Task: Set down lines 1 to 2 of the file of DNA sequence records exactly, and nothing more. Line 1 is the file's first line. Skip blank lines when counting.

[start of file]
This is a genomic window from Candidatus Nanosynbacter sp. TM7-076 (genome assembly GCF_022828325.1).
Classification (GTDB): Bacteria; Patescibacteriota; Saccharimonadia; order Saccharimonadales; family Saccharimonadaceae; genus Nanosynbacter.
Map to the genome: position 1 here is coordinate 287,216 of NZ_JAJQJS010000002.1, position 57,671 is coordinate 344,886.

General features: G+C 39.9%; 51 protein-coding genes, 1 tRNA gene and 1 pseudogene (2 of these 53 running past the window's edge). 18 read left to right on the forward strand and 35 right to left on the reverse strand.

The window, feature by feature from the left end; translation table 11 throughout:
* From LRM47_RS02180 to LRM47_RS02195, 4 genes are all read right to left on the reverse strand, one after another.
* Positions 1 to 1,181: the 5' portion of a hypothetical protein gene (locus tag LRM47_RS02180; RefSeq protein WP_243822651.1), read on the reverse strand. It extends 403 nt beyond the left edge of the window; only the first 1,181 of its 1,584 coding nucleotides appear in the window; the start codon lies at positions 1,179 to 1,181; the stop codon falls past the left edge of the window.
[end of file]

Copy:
This is a genomic window from Candidatus Nanosynbacter sp. TM7-076 (genome assembly GCF_022828325.1).
Classification (GTDB): Bacteria; Patescibacteriota; Saccharimonadia; order Saccharimonadales; family Saccharimonadaceae; genus Nanosynbacter.